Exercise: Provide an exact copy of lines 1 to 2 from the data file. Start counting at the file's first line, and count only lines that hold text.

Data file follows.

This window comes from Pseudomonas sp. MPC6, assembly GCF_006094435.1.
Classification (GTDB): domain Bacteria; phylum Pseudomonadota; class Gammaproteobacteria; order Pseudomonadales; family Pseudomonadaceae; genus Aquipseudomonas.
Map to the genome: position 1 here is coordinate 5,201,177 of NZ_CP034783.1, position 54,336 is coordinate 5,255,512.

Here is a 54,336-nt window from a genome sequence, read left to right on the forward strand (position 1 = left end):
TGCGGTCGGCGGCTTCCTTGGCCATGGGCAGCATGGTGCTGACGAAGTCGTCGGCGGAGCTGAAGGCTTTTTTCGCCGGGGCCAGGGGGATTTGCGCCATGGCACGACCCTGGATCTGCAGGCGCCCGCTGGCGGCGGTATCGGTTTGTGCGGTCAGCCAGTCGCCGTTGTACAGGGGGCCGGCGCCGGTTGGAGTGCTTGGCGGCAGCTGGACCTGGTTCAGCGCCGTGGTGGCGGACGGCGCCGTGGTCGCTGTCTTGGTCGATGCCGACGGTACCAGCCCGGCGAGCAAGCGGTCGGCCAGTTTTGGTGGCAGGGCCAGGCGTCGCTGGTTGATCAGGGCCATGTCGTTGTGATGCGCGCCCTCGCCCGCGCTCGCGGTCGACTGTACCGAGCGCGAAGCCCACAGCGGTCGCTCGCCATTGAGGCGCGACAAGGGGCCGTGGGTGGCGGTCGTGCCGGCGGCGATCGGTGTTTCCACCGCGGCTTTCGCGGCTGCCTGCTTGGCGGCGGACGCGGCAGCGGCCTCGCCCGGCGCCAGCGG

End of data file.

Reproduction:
This window comes from Pseudomonas sp. MPC6, assembly GCF_006094435.1.
Classification (GTDB): domain Bacteria; phylum Pseudomonadota; class Gammaproteobacteria; order Pseudomonadales; family Pseudomonadaceae; genus Aquipseudomonas.